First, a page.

By 10 the next morning, Parry had landed a “handsome, two-dollar-an-hour” job as a construction surveyor on the now-demolished Woodward’s parkade. By July, he was a soil inspector for B.C. Electric’s engineering division on the Bridge River Diversion Dam 2 project, later known as Mission Dam and today as the Terzaghi Dam. Karl Terzaghi, the father of soil engineering, often visited the site where Mac, a gifted mimic, entertained his colleagues by imitating Terzaghi’s German accent and his mannerism of holding a cigarette between thumb and forefinger from below.

After B.C. Electric he worked for Lenkert Electric, photographing the company’s equipment and telecom systems right across Canada, travelling to places like the far north, and Montréal for Expo 67. By the time he ended his decade at Lenkert, in 1970, he’d risen to become the company’s head of public relations and advertising. He quit because he’d become more manager than photographer.
In 1971 he became part-owner, editor and photographer of B.C. Affairs, a business magazine. Dick MacLean’s Greater Vancouver Greeter Guide had started up in 1967, and after the owners, Agency Press, got rid of Dick MacLean, and renamed it Vancouver Leisure, Parry was appointed editor. He took the “Leisure” off and it became Vancouver. It struggled, and a year later the owners went looking for someone to take the magazine off their hands. The new owners, principally the lawyer Ron Stern and freelance writers Paul and Audrey Grescoe, bought the magazine while Mac juggled the editorial content so the June 1975 issue would be ready when the deal closed.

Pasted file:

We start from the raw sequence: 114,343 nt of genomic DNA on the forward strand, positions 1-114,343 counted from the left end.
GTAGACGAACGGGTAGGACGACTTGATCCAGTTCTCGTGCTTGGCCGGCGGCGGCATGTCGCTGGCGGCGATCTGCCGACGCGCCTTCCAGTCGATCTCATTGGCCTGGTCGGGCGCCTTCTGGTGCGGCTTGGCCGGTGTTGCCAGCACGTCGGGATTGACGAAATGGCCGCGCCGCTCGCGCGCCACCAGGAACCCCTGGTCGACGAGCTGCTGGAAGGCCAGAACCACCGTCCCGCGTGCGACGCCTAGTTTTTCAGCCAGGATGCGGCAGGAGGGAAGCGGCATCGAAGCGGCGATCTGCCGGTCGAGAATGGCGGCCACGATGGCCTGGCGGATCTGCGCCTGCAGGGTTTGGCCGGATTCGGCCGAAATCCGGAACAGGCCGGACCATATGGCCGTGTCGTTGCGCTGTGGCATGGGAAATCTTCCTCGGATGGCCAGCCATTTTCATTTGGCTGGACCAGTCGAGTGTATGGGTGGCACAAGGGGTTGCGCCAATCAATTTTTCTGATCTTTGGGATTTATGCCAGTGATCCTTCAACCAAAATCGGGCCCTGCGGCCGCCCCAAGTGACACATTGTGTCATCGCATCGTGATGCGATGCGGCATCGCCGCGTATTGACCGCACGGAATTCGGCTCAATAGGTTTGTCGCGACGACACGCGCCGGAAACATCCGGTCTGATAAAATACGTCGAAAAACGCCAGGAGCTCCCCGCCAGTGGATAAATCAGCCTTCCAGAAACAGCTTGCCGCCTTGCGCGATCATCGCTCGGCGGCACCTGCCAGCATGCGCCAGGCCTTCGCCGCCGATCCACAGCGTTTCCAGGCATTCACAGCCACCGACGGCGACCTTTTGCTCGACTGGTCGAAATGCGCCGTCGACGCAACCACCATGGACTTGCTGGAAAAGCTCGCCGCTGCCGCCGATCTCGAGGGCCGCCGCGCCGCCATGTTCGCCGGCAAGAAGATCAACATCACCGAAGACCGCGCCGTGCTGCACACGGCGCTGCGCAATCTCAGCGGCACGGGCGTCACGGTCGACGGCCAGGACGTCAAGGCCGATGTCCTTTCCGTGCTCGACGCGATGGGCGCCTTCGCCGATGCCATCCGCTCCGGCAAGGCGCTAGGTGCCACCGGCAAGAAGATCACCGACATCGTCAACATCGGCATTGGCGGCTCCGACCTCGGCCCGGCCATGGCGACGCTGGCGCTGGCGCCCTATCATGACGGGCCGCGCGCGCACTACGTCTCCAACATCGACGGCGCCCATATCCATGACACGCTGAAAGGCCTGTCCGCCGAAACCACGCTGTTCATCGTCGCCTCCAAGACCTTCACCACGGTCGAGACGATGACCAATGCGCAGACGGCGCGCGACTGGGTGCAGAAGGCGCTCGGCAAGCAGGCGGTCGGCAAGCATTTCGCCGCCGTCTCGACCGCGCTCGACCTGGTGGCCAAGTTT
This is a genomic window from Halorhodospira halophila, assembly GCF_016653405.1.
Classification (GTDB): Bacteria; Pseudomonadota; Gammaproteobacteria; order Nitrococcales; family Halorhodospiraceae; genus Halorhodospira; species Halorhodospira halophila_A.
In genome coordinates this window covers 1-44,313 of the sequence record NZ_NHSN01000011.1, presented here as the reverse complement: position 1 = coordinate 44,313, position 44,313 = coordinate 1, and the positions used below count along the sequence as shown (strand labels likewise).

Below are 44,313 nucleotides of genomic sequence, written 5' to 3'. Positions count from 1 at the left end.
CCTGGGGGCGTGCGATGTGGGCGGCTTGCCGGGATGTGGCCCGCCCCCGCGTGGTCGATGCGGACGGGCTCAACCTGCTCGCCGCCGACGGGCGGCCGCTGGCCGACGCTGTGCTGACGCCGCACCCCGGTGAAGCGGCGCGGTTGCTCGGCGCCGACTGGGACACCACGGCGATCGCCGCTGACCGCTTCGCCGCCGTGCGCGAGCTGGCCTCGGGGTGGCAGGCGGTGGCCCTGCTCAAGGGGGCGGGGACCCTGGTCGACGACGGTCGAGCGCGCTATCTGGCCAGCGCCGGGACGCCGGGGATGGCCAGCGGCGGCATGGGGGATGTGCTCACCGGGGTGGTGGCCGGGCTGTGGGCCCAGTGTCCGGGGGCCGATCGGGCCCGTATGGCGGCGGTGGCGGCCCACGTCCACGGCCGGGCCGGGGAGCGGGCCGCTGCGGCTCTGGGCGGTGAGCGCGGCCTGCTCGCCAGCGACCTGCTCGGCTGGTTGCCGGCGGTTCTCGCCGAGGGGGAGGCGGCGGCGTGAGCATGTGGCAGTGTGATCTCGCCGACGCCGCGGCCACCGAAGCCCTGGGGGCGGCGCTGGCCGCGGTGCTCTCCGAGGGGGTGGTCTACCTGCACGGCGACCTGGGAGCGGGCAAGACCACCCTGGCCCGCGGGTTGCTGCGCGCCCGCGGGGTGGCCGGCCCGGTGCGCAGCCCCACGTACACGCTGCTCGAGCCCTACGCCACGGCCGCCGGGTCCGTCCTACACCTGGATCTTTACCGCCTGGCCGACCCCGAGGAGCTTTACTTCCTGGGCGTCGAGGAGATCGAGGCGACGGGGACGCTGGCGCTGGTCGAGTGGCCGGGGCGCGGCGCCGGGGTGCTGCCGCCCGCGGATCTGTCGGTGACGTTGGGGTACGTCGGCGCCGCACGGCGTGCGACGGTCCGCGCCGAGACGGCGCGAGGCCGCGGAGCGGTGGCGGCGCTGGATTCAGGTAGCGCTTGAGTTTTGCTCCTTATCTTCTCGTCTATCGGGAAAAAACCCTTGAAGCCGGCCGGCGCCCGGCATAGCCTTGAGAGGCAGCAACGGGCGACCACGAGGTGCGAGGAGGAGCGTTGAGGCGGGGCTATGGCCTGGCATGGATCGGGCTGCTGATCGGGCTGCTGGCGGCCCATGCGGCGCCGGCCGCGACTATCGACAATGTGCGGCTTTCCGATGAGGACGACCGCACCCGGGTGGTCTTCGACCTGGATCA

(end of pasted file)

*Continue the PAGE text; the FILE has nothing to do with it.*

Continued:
PARRY KNEW HE HAD TO reinvent the magazine. The scope of the individual talents assembled at a brainstorming at the Ritz Hotel in 1974 pretty well covered the range of tasks that go into a general-interest city magazine. Mac himself had been editor-owner-photographer of a business publication. John “Oz” (for Australian) Gleeson helped design the first issue of Vancouver, and later wrote up his picks for the Academy Awards (which he called “The Ozcars”). Rick Staehling and Marv Newland, trained graphic artists, contributed their design talents and wrote columns. Parry himself wrote much of the first issues of Vancouver under such pen-names as Emery Brill and, for a piece on golf, Driver T. Niblick. “New York magazine, under Clay Felker and Milton Glazer, was our model,” he recalls. “We basically borrowed and stole everything we could from them.” If the idea of Vancouver magazine was hatched at the Ritz, it was “refined, so to speak,” at the Austin Hotel, a bar where, Parry remembers, “we often had our lunchtime visits end with the flashing of lights after midnight. By then, up to two dozen freelance writers, photographers and illustrators might have passed through to contribute ideas, be given assignments, and drink draft lager.” Between bouts of drinking, they actually put out a magazine that became indispensible reading for literate Vancouverites. “We really did two things well,” recalls Staehling, who served two stints as the magazine’s art director. “Even if it meant a tortuous trail, and him rewriting it, Mac got really interesting pieces out of people who weren’t necessarily even writers, let alone good ones. He’d get an article from someone who didn’t have another story in him. I used to mock him about the incredibly idiosyncratic stories we ran. I remember the cover sell lines, called roof lines, above the logo. My favourite was, ‘I Was the Shah’s Dogcatcher’—true headline, true story.”